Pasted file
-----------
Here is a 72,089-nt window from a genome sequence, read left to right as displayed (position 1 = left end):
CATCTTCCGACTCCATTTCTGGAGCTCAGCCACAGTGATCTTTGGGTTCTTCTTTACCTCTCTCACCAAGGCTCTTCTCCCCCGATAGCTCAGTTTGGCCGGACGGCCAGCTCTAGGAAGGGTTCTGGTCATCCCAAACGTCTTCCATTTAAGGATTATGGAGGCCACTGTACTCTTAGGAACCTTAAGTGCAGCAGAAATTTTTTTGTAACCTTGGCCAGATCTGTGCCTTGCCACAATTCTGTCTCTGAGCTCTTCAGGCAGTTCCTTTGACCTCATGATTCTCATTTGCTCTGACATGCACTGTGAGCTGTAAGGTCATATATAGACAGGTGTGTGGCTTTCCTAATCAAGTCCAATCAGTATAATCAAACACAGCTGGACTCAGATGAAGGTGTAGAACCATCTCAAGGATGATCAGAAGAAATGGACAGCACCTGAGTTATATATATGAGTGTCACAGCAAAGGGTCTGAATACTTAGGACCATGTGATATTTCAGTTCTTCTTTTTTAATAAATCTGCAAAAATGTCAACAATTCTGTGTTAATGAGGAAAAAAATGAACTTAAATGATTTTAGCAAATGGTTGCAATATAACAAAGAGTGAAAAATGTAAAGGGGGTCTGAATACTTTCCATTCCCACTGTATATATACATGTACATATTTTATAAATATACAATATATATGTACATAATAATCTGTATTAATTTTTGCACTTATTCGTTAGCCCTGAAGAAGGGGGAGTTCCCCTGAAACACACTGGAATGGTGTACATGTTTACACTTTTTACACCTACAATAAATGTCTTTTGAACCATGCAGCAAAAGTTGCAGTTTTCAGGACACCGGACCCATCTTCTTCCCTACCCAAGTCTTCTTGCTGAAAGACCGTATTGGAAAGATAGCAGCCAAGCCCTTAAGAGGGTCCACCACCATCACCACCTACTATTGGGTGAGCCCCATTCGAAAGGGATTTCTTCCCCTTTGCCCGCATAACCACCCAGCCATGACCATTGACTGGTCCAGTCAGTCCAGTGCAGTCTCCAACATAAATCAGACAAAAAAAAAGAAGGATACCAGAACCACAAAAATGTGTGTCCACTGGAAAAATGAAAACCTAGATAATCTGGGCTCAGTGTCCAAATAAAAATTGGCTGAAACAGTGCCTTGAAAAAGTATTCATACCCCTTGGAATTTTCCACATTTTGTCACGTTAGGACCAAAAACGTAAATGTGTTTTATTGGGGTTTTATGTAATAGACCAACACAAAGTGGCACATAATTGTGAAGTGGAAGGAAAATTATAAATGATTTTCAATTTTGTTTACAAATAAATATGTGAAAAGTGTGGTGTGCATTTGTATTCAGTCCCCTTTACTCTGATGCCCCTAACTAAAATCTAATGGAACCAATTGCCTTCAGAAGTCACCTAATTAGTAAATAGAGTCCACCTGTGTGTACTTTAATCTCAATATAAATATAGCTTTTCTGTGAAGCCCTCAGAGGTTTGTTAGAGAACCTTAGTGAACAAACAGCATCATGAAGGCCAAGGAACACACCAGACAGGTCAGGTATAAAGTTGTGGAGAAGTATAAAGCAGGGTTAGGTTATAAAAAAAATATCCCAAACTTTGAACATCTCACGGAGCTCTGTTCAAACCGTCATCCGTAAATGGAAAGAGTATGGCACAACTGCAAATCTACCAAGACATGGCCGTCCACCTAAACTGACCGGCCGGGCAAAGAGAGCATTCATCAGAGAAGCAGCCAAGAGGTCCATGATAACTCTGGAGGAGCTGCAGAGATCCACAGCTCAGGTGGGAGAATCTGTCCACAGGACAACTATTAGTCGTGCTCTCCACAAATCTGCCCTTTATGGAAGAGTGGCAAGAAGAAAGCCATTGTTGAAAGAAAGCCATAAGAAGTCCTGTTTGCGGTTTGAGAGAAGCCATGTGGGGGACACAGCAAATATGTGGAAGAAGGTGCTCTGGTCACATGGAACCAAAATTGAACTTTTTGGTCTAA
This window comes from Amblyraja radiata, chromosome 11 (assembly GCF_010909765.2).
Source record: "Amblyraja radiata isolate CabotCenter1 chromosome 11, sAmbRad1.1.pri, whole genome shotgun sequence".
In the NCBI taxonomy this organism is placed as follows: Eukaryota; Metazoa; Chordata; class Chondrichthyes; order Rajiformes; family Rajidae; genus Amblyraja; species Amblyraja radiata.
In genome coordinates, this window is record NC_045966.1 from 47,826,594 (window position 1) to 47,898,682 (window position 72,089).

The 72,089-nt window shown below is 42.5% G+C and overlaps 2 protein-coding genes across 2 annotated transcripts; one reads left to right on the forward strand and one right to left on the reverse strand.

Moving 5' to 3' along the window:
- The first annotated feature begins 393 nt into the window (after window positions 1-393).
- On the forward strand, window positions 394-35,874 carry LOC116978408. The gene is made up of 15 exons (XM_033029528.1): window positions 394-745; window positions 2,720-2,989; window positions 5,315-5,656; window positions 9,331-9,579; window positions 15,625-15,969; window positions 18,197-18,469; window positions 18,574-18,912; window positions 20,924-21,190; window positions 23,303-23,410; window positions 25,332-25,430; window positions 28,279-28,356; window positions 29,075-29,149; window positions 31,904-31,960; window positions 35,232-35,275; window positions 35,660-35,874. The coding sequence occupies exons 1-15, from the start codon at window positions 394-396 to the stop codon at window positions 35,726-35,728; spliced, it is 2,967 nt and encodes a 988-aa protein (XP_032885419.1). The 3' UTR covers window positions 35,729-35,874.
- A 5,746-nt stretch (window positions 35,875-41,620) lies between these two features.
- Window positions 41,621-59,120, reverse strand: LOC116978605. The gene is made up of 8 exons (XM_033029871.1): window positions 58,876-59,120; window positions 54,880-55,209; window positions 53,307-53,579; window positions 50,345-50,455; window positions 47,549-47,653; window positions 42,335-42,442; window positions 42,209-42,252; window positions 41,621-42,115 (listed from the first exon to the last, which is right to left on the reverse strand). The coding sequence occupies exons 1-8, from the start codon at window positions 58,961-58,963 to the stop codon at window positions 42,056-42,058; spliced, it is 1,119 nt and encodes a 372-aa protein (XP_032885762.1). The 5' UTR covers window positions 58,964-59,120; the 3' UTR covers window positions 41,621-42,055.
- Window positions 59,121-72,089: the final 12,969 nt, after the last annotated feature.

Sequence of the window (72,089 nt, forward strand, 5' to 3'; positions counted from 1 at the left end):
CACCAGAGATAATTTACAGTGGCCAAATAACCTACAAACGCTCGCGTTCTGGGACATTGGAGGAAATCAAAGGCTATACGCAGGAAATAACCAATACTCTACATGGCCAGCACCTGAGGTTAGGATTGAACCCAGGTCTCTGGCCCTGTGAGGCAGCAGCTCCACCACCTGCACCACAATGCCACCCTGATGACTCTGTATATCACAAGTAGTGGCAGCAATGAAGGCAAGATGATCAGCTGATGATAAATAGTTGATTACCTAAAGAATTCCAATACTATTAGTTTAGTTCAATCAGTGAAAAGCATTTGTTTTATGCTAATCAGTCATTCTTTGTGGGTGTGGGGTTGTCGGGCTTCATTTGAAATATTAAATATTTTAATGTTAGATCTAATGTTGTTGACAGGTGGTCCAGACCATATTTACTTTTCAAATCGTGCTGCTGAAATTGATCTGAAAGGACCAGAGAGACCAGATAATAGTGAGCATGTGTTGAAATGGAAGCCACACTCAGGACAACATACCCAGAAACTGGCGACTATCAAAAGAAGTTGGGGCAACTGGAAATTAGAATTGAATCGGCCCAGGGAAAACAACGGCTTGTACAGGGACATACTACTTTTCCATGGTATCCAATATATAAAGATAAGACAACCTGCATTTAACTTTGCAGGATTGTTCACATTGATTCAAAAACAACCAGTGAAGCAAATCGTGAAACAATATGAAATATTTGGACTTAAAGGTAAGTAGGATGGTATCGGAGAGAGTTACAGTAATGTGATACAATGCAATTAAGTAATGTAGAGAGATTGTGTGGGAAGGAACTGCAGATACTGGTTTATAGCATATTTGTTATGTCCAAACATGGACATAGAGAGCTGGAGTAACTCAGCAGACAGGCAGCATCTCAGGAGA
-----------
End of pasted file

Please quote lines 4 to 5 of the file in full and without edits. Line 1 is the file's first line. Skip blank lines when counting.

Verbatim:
Source record: "Amblyraja radiata isolate CabotCenter1 chromosome 11, sAmbRad1.1.pri, whole genome shotgun sequence".
In the NCBI taxonomy this organism is placed as follows: Eukaryota; Metazoa; Chordata; class Chondrichthyes; order Rajiformes; family Rajidae; genus Amblyraja; species Amblyraja radiata.